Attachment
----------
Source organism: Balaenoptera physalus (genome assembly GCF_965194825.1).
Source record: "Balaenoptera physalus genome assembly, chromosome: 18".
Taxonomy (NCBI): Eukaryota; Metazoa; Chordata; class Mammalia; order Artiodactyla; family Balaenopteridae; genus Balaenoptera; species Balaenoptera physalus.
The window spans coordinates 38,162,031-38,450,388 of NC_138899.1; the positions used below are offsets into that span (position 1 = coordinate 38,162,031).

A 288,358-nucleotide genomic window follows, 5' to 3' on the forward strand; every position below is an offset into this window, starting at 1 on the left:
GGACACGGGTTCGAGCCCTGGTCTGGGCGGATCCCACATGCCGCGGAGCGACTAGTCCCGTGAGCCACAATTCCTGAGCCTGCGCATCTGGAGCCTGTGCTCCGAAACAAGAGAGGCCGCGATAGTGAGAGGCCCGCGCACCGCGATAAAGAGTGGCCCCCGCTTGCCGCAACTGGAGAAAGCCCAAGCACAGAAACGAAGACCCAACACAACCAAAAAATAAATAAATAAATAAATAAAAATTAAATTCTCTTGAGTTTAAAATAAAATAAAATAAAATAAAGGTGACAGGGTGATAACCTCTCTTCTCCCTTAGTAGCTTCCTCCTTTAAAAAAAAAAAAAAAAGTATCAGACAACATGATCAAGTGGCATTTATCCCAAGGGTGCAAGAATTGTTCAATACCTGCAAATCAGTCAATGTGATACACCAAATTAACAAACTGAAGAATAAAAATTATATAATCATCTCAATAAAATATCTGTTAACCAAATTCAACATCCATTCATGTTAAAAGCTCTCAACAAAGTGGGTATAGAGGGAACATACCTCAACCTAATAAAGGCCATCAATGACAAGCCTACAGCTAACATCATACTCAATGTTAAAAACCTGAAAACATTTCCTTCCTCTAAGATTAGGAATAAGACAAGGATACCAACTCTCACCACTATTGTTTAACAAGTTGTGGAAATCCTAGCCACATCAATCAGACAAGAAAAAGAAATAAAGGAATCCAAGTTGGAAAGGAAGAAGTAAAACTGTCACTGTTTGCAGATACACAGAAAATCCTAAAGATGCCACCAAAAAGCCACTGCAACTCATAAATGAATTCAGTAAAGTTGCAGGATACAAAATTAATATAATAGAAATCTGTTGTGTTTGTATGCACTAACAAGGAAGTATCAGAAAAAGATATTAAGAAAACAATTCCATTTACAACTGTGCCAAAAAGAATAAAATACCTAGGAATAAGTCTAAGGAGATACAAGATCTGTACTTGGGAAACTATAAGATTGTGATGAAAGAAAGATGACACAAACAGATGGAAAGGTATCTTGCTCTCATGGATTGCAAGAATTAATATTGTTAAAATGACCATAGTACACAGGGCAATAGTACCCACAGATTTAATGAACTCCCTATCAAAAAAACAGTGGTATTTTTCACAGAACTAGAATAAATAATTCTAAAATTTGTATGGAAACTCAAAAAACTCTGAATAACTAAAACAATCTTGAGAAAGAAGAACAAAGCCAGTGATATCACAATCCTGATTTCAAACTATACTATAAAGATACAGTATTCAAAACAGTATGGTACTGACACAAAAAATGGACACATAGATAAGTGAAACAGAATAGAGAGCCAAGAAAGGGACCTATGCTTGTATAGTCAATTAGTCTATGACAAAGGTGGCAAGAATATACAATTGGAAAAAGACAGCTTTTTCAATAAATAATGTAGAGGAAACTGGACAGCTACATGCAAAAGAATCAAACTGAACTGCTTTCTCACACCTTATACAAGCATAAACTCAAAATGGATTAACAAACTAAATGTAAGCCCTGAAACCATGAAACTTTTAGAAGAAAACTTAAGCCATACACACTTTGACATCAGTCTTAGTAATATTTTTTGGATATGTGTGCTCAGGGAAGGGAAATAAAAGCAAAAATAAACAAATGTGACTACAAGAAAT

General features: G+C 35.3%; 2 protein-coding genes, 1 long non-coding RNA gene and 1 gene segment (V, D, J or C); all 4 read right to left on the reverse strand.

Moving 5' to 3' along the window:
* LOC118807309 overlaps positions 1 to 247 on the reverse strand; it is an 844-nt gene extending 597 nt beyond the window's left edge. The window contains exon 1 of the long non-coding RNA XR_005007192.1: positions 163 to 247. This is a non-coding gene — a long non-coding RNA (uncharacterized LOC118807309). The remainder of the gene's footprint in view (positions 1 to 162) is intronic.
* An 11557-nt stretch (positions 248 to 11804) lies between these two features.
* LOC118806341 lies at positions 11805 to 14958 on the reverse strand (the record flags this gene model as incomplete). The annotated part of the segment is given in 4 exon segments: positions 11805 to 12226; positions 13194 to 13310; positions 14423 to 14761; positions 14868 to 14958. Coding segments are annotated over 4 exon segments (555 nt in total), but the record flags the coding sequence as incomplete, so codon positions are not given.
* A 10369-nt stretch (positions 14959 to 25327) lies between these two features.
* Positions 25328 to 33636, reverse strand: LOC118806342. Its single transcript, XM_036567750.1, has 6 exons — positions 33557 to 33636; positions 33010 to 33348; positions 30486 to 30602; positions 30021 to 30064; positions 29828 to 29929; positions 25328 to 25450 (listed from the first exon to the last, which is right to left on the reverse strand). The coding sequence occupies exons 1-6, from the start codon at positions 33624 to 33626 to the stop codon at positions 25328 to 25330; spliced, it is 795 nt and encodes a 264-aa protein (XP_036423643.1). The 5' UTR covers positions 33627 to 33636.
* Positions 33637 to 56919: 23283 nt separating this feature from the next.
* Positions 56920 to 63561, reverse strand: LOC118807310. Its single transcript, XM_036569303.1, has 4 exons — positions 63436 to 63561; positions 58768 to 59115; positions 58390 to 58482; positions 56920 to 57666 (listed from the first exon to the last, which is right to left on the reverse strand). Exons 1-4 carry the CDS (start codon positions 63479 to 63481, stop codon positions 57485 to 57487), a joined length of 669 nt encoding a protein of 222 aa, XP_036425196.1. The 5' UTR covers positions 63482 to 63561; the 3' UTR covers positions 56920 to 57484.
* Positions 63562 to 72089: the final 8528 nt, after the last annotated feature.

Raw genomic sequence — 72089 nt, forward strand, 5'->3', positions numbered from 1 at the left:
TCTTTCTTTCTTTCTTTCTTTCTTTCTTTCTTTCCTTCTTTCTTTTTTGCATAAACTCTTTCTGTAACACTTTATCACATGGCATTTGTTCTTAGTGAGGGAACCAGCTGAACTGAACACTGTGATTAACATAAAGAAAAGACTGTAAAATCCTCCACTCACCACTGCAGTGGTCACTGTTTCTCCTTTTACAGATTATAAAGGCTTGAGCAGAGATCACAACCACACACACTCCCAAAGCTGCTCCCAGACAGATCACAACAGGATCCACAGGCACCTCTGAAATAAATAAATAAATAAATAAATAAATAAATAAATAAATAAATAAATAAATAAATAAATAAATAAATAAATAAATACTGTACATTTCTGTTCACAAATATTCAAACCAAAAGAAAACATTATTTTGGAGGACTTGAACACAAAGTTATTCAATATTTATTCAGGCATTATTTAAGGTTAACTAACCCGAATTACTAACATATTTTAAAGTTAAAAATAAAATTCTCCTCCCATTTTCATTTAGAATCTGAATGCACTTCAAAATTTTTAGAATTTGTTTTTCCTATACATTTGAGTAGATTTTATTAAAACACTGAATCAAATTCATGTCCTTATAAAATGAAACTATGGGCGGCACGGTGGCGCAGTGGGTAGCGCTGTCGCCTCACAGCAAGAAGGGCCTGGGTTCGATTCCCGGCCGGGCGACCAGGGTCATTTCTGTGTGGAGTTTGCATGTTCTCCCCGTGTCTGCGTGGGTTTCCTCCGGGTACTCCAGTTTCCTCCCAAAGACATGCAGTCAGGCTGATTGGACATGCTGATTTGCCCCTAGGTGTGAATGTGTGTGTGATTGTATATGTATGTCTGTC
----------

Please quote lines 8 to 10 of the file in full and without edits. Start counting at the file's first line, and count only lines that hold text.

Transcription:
Moving 5' to 3' along the window:
* LOC118807309 overlaps positions 1 to 247 on the reverse strand; it is an 844-nt gene extending 597 nt beyond the window's left edge. The window contains exon 1 of the long non-coding RNA XR_005007192.1: positions 163 to 247. This is a non-coding gene — a long non-coding RNA (uncharacterized LOC118807309). The remainder of the gene's footprint in view (positions 1 to 162) is intronic.
* An 11557-nt stretch (positions 248 to 11804) lies between these two features.